Climbers have a tendency to injure the A2 pulley in their fingers, most commonly in the ring finger, but the injury can also occur in the middle, index or small fingers. It doesn’t happen in the thumb.
Climber's Finger usually presents as tenderness or pain at the base of the finger during/after training, and may be associated with a popping sound during the initial injury. Though the soreness may abate over time, the pulley is likely to sustain further injury or heal in a stretched-out position if not protected adequately.
ABOUT the climbing doc
Dr. Warme is a University of Washington Professor in the Department of Orthopaedics and Sports Medicine, Chief of the Shoulder and Elbow Service and board-certified in orthopedic surgery. He seeks to help patients expeditiously return to top form and pursue the activities they enjoy.
An avid climber since 1973, Dr. Warme understands personally the strains of this sport, from sore feet to torn finger pulleys. He is dedicated to enhancing the athlete experience and has developed a tool to aid climbers who have experienced such a pulley injury: the SPOrt™.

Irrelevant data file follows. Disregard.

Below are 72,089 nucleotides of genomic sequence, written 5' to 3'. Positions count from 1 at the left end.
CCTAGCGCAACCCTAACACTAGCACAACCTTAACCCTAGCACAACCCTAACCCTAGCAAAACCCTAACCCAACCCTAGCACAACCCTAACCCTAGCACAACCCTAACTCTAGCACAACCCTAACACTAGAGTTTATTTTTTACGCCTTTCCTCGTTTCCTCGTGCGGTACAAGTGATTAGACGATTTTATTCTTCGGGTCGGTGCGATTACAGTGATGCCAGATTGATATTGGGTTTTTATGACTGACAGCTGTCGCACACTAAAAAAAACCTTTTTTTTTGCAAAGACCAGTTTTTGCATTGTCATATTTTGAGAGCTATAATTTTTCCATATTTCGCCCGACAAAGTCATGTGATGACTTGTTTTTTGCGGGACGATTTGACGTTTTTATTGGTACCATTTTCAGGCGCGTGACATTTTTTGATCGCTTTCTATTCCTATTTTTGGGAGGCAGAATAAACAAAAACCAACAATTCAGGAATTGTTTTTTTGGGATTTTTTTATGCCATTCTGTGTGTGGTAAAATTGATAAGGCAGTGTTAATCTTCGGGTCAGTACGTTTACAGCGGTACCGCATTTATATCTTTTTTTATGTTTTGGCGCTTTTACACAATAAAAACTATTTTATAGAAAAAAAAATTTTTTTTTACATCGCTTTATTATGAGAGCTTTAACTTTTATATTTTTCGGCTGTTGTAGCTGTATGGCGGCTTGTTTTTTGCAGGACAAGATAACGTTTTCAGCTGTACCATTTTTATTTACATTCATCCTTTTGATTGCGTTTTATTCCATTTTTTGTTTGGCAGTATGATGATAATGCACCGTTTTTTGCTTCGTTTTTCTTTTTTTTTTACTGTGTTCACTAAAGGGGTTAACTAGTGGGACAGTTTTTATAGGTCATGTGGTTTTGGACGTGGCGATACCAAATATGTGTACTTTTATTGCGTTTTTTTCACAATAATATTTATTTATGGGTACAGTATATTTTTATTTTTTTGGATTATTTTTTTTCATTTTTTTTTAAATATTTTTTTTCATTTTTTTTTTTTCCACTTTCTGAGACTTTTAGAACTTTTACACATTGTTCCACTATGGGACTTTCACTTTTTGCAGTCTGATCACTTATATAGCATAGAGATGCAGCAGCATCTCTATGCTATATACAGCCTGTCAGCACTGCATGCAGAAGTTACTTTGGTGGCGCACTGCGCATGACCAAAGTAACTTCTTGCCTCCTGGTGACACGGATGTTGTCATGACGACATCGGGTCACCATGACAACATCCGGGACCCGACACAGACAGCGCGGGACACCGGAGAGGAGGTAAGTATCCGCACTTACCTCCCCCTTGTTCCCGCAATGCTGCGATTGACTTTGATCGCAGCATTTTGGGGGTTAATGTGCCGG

Our research on the SPOrt™ was presented as an Oral Presentation at the annual American Association for Hand Surgery (AAHS), January 30 - February 2, 2019. A preliminary version of the paper was published by the University of Washington School of Medicine.
To view the manuscript, navigate to page 24 of the Discoveries 2018 Publication.
"SPOrt changed my ability to train and climb through injury. I was immediately able to climb on tenuous terrain where I had previously been limited before even with taping. It was amazing!"
- Audrey Sniezek